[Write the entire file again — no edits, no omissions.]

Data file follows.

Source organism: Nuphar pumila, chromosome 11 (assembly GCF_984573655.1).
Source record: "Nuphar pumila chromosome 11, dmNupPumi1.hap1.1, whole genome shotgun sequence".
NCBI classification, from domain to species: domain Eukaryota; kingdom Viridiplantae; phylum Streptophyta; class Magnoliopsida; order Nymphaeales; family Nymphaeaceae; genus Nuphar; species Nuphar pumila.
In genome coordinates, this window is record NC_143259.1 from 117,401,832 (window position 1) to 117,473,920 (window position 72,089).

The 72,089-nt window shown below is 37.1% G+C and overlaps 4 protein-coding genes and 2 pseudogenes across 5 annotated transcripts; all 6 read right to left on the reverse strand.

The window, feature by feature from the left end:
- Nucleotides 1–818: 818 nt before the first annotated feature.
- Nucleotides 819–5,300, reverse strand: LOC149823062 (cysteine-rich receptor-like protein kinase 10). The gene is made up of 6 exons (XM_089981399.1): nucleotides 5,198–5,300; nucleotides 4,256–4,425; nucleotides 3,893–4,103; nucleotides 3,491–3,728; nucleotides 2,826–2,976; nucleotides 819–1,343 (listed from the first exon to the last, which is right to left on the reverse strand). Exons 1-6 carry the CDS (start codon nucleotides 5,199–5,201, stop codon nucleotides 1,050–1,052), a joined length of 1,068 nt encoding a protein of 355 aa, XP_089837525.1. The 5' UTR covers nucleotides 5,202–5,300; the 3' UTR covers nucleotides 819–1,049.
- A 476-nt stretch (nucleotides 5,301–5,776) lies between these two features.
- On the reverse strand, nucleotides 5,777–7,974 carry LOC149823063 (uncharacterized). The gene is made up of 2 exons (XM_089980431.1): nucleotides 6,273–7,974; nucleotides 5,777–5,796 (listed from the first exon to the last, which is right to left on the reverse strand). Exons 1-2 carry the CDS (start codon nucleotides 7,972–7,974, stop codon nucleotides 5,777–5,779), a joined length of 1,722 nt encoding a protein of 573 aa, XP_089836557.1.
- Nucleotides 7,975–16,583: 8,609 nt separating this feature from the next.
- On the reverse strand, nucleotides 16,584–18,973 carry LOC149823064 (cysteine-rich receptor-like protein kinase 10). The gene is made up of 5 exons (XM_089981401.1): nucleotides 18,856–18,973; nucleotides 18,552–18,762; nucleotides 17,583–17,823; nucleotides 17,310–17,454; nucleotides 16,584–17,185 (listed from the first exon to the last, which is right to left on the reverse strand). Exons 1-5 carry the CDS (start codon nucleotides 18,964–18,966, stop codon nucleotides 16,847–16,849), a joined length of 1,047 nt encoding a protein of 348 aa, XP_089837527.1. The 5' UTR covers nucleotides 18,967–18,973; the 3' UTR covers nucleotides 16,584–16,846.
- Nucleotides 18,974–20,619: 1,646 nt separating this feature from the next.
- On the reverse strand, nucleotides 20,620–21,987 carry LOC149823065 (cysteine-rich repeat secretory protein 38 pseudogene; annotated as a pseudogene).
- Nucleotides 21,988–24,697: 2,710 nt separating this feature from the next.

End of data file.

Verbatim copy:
Source organism: Nuphar pumila, chromosome 11 (assembly GCF_984573655.1).
Source record: "Nuphar pumila chromosome 11, dmNupPumi1.hap1.1, whole genome shotgun sequence".
NCBI classification, from domain to species: domain Eukaryota; kingdom Viridiplantae; phylum Streptophyta; class Magnoliopsida; order Nymphaeales; family Nymphaeaceae; genus Nuphar; species Nuphar pumila.
In genome coordinates, this window is record NC_143259.1 from 117,401,832 (window position 1) to 117,473,920 (window position 72,089).

The 72,089-nt window shown below is 37.1% G+C and overlaps 4 protein-coding genes and 2 pseudogenes across 5 annotated transcripts; all 6 read right to left on the reverse strand.

The window, feature by feature from the left end:
- Nucleotides 1–818: 818 nt before the first annotated feature.
- Nucleotides 819–5,300, reverse strand: LOC149823062 (cysteine-rich receptor-like protein kinase 10). The gene is made up of 6 exons (XM_089981399.1): nucleotides 5,198–5,300; nucleotides 4,256–4,425; nucleotides 3,893–4,103; nucleotides 3,491–3,728; nucleotides 2,826–2,976; nucleotides 819–1,343 (listed from the first exon to the last, which is right to left on the reverse strand). Exons 1-6 carry the CDS (start codon nucleotides 5,199–5,201, stop codon nucleotides 1,050–1,052), a joined length of 1,068 nt encoding a protein of 355 aa, XP_089837525.1. The 5' UTR covers nucleotides 5,202–5,300; the 3' UTR covers nucleotides 819–1,049.
- A 476-nt stretch (nucleotides 5,301–5,776) lies between these two features.
- On the reverse strand, nucleotides 5,777–7,974 carry LOC149823063 (uncharacterized). The gene is made up of 2 exons (XM_089980431.1): nucleotides 6,273–7,974; nucleotides 5,777–5,796 (listed from the first exon to the last, which is right to left on the reverse strand). Exons 1-2 carry the CDS (start codon nucleotides 7,972–7,974, stop codon nucleotides 5,777–5,779), a joined length of 1,722 nt encoding a protein of 573 aa, XP_089836557.1.
- Nucleotides 7,975–16,583: 8,609 nt separating this feature from the next.
- On the reverse strand, nucleotides 16,584–18,973 carry LOC149823064 (cysteine-rich receptor-like protein kinase 10). The gene is made up of 5 exons (XM_089981401.1): nucleotides 18,856–18,973; nucleotides 18,552–18,762; nucleotides 17,583–17,823; nucleotides 17,310–17,454; nucleotides 16,584–17,185 (listed from the first exon to the last, which is right to left on the reverse strand). Exons 1-5 carry the CDS (start codon nucleotides 18,964–18,966, stop codon nucleotides 16,847–16,849), a joined length of 1,047 nt encoding a protein of 348 aa, XP_089837527.1. The 5' UTR covers nucleotides 18,967–18,973; the 3' UTR covers nucleotides 16,584–16,846.
- Nucleotides 18,974–20,619: 1,646 nt separating this feature from the next.
- On the reverse strand, nucleotides 20,620–21,987 carry LOC149823065 (cysteine-rich repeat secretory protein 38 pseudogene; annotated as a pseudogene).
- Nucleotides 21,988–24,697: 2,710 nt separating this feature from the next.